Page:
In December 1890, Gilley, then first mate of the steam-whaler Thrasher, was the subject of a leprosy scare. Although a health officer in San Francisco initially declared his symptoms to be “a severe case of eczema,” his shipmates apparently insisted he be taken to the “pest house” for further monitoring, claiming that “his wife, who was formerly a resident of this city, but who now lives at Yokohama, is also a leper.” These intriguing details about his wife are difficult to corroborate, but one has to wonder whether Gilley’s ethnicity and associations with Hawai‘i, and maybe Japan, played into the false assumption that he was “also a leper.” In November 1897, the San Francisco Call ran a feature on Gilley, then boatsteerer of the Thrasher, complete with an illustrated portrait of him in a three-piece suit. The headline was familiar: “Captain George Gilly: Forty Years an Arctic Whale-Hunter, Who Has Killed a Few Esquimaux.” Besides a rehashed telling of the “Gilley Affair,” the article claimed that Gilley “has gone to the Arctic Ocean every year for forty years past.” If true, that placed him in the Arctic even before Brummerhop’s mishap, most likely when he was a teenager.
In 1898, Gilley blew onto yet another ship, the Andrew Hicks, becoming first mate to none other than Captain William Shorey, aka Black Ahab, the first and only black whaling captain in the Pacific. In April, the two sailed from San Francisco, stopping in Honolulu for provisions. The Pacific Commercial Advertiser hailed their arrival, calling Gilley “a half-caste of this Island.” When in Hawaiian waters, any chance or need for racial passing vanished. The same went for Shorey’s ship. The captain deliberately sought out Kānaka Maoli to improve his odds in the increasingly difficult industry. “Hawaiians are fearless on the water,” he told a reporter during the visit. “They will chase a whale when they know they are in the greatest danger and think it is the greatest fun. If a boat is capsized it makes no difference to them for they can swim like fishes. I do not know of any people who are better suited for our business. They are absolutely fearless.” Perhaps this is why Gilley kept at it so long, kept risking the ice, the disease, the skirmishes, and thrashing tails of leviathans—it was the greatest fun. Or maybe he relished having sovereign power over his moku, or at least his own whaleboat. For even after finding such comradery with Shorey, and returning to the suddenly American city of Honolulu, he again sought the Arctic, one last time.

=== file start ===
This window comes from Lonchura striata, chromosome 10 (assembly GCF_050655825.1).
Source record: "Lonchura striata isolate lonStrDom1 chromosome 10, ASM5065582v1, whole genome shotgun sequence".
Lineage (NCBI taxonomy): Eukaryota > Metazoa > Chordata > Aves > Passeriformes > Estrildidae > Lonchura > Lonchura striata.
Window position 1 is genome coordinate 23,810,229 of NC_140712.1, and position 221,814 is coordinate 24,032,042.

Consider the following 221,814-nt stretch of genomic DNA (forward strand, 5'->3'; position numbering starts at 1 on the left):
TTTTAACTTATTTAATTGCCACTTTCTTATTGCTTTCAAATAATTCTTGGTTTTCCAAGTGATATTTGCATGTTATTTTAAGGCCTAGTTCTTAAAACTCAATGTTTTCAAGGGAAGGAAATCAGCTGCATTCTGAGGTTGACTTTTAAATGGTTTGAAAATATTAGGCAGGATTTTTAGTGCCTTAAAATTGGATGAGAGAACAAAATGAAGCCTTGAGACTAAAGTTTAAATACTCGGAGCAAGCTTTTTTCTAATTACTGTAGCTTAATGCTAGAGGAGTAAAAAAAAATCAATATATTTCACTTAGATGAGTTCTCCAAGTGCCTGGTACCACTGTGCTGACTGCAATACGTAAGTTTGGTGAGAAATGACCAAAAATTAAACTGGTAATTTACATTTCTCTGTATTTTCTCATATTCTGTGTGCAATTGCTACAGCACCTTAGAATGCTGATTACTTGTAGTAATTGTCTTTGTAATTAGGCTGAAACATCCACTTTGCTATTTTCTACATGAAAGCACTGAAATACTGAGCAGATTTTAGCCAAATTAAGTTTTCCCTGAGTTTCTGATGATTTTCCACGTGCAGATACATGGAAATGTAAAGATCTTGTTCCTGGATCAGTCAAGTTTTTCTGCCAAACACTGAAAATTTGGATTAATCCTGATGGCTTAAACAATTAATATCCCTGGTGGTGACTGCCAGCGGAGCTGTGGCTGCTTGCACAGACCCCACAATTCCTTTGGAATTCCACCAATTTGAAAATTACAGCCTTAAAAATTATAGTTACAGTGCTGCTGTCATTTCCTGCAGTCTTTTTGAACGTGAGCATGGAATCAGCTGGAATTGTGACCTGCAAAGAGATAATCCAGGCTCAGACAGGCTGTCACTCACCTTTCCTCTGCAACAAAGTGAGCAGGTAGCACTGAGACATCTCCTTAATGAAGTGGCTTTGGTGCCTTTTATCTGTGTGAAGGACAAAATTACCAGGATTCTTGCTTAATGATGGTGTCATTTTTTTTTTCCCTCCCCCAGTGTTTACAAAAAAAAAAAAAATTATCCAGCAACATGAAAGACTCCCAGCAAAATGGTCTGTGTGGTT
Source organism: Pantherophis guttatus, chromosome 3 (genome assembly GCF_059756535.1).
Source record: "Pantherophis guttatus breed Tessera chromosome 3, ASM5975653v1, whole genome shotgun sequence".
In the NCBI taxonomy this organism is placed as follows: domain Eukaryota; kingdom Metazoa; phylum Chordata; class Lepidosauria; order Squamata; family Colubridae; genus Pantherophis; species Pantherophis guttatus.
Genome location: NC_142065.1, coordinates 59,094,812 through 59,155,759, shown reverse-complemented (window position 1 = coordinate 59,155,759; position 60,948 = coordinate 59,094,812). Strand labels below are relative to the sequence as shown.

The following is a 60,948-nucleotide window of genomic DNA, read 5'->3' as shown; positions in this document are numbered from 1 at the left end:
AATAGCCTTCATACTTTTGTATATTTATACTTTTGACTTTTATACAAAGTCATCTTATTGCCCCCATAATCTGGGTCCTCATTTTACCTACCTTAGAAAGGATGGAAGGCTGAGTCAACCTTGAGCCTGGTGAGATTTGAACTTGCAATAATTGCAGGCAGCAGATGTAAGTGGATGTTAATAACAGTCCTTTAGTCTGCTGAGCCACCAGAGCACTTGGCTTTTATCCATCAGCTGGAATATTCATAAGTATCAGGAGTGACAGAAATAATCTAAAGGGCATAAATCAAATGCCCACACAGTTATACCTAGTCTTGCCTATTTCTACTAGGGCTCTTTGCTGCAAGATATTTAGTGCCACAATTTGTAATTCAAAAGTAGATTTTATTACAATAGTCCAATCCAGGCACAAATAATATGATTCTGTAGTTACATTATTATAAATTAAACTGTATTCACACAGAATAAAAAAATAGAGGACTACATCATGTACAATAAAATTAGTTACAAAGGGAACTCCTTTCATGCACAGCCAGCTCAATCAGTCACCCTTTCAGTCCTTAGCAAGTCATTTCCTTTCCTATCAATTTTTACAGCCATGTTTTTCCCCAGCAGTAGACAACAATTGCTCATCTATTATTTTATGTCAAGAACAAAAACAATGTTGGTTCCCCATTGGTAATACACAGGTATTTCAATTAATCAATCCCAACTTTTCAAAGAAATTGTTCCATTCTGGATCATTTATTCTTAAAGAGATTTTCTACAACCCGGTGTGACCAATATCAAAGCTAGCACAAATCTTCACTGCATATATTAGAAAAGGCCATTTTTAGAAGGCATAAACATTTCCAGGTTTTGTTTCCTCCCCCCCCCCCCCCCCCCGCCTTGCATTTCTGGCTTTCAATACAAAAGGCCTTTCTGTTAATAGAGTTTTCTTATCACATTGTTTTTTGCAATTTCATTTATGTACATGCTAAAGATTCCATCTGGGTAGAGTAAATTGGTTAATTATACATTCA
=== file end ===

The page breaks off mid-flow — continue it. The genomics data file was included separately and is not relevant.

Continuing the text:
Aia i ʻĀlika ka ihu o ka moku THERE IN THE ARCTIC, THE PROW OF THE SHIP
In 1899, gold was discovered at the coastal settlement of Nome, Alaska, drawing thousands of prospectors and, apparently, George Gilley, who arrived via the bark Alaska in the spring of 1900. He floated into the captainship of the schooner Edith, and began trading from Nome around the Bering Sea. In August, he sailed over to the Siberian coast, and anchored near the shore. Trading with locals went peaceably until one night, when Gilley’s first mate caught a mysterious, fatal bullet fired from the beach, forcing them to sail for Alaska at daybreak.
As the ship approached Sledge Island, about 20 miles offshore, Gilley took a seat on the ship’s rail and looked across the blue at the coast of stone gray and green. Then the wind shifted, and for once in his life, he did not rise to meet its force. The boom swung around and knocked George Gilley into the frigid sea. His men raced astern as the ship grazed onward, only to watch him drown. The crew worked like whalers, and not without difficulty, to hoist Gilley’s lifeless body out of the water, back into the crisp morning air. They took him on to Nome.
A few days later, a small newspaper in Oregon recorded the loss of a 60-year-old “native of the Island of Borneo,” “whose good or bad fortune it was to have killed five Northern Indians some years ago.” Later in the same article, this number is raised to 10. A few other West Coast papers ran similar accounts. His death was not evidently reported in Hawai‘i.
Ha‘ina ‘ia mai ana ka puana SING THE SUMMARY REFRAIN
While Gilley’s iwi rest somewhere unknown, his name lives on in the Bonin Islands, known as the Ogasawara Islands since Japan claimed them in 1875. Due to this political and cultural shift, modern Gilleys are nearly as difficult to track as their historic relative. “Gilley” has been transliterated to “Gērē.” Family members have decided to choose entirely new names, a phenomenon studied by linguist Daniel Long, who stated that some of “the Gilleys, proud of the ‘South Sea Islander’ part of their roots, chose the name Minami,” meaning “south.” One such person, born in 1961, is named George. According to a 2018 article in the Asahi Shimbun newspaper, George (Gilley) Minami works on whaling and fishing ships, “continuing the family tradition.”